These challenges are not evenly distributed, however. In developed parts of the world stocks are being rebuilt, fisheries are becoming more sustainable and the conditions of those employed in the sector are improving, but progress in developing regions is slower. We need to reverse this trend if we are to achieve the Sustainable Development Goals, urged Dr Qu, as he proposed solutions to make fisheries more sustainable. These include greater investments in marine and freshwater sustainability programmes such as the Blue Growth Initiative which unites economic, social, and environmental sustainability, and adequate protective measures combined with effective management of the world’s fisheries.
Italy: International symposium explores ways to increase sustainability of fisheries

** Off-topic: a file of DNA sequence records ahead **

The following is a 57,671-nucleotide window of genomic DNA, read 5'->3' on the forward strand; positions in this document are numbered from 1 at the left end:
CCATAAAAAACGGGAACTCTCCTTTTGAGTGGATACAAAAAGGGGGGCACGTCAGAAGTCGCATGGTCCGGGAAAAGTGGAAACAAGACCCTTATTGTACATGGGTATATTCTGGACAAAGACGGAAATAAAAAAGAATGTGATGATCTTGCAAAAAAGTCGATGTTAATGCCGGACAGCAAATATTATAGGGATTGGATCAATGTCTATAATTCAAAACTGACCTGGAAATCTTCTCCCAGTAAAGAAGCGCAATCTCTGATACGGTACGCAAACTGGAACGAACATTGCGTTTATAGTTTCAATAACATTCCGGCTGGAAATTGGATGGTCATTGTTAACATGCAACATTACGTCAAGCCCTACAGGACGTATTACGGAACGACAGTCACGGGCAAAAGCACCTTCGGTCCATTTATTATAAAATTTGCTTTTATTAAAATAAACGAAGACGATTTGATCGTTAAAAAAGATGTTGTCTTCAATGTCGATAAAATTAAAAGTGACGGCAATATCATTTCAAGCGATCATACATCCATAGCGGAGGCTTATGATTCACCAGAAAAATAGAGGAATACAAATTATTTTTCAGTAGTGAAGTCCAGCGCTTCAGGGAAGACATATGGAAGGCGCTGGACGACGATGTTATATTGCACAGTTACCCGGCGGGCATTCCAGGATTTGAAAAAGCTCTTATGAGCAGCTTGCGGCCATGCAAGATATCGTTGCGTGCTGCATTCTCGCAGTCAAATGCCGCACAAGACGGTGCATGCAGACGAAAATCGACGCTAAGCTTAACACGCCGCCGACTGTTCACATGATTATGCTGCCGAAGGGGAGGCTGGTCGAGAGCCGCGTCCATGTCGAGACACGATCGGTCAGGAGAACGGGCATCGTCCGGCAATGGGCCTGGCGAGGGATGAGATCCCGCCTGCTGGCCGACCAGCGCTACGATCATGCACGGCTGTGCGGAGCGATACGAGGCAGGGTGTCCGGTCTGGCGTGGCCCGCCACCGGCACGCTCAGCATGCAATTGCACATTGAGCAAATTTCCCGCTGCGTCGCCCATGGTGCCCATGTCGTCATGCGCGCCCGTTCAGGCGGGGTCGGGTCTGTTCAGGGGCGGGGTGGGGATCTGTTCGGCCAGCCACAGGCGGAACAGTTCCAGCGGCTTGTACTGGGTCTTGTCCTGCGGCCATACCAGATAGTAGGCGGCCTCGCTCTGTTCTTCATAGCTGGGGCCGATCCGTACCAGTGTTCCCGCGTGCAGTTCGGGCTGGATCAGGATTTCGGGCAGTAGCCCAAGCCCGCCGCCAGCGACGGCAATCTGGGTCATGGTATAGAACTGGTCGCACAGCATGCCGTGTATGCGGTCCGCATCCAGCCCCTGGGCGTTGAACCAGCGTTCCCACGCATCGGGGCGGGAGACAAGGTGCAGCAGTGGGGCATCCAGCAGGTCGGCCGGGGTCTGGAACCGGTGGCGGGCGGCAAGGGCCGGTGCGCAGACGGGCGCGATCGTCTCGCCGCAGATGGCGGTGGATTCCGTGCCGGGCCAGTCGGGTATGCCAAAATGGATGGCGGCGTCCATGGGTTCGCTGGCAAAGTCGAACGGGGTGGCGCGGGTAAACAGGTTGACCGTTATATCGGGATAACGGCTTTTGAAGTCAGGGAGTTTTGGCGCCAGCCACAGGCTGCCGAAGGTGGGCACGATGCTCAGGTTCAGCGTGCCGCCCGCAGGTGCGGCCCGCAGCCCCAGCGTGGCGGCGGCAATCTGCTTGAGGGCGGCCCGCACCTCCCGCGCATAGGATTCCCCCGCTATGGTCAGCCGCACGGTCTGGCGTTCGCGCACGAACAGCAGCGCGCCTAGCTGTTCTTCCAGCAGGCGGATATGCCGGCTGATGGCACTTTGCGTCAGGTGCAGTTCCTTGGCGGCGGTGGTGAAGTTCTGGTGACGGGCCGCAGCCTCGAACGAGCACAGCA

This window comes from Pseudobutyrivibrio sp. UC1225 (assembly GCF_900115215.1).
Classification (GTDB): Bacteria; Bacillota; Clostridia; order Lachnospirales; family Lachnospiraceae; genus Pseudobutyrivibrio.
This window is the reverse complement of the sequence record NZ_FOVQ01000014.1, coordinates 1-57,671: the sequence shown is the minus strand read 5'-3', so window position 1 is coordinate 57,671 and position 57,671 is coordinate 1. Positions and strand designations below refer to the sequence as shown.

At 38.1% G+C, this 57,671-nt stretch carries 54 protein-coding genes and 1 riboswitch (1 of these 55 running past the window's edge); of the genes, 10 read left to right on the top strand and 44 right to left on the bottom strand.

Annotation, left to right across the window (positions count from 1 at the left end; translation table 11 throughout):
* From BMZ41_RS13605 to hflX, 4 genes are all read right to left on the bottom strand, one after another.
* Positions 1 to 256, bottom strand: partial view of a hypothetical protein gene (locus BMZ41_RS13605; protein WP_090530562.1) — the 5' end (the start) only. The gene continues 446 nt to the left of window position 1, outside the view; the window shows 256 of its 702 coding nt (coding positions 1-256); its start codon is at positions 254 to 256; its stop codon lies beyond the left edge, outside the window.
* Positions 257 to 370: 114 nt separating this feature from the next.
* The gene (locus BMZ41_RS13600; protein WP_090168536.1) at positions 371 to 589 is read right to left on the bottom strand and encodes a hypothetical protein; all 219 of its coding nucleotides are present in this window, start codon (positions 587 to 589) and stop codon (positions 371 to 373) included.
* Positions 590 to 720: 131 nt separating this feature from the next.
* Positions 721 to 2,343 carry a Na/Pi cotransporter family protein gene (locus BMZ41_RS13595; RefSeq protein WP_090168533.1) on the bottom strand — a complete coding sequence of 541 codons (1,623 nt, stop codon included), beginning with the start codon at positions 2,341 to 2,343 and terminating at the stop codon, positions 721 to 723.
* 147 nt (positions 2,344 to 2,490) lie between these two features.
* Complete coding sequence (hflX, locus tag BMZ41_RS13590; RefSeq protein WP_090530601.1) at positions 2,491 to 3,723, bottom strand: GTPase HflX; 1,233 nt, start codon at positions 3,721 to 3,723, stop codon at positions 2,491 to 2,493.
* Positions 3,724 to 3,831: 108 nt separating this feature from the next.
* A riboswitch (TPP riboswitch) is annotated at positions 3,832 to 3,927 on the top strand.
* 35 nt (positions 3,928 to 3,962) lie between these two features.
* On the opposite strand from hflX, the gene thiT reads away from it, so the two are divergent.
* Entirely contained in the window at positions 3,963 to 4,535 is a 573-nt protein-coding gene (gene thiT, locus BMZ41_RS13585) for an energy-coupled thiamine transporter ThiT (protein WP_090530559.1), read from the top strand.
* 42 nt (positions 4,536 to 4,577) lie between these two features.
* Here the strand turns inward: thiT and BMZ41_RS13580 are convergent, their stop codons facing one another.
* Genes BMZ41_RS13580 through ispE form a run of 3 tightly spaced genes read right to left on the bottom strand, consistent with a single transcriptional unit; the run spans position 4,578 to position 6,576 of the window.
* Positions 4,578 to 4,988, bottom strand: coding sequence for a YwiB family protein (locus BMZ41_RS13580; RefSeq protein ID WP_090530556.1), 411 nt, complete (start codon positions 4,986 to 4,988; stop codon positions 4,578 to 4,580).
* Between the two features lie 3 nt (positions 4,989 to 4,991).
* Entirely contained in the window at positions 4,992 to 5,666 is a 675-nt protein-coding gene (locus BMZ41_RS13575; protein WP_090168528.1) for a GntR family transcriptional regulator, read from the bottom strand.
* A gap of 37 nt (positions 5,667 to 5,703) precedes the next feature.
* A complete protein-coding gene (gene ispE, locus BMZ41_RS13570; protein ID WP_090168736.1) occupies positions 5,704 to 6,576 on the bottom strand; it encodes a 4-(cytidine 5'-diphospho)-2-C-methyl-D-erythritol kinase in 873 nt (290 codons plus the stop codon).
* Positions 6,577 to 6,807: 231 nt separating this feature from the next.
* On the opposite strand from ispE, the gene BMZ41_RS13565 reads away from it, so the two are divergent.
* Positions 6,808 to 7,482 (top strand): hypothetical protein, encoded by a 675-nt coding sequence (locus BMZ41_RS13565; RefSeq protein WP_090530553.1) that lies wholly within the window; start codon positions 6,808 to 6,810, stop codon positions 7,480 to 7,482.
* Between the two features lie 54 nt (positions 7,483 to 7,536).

The world needs a new vision for fisheries in the 21st century, said Qu Dongyu, FAO Director General in his speech at the opening of the International Symposium on Fisheries Sustainability. The projected increase in global population to 10bn by 2050 will call for greater aquatic food production, he said, but without jeopardising the health of oceans and rivers, and while improving the social conditions of those dependent on fisheries, who are often the poorest in society. Although millions depend on fisheries for food and livelihoods the state of the world’s oceans is one of grave concern from the impacts of plastic pollution, climate change, overfishing and habitat degradation. Globally over one in ten people depend on fisheries to make a living and to feed their families, while one in three marine fish stocks is overfished.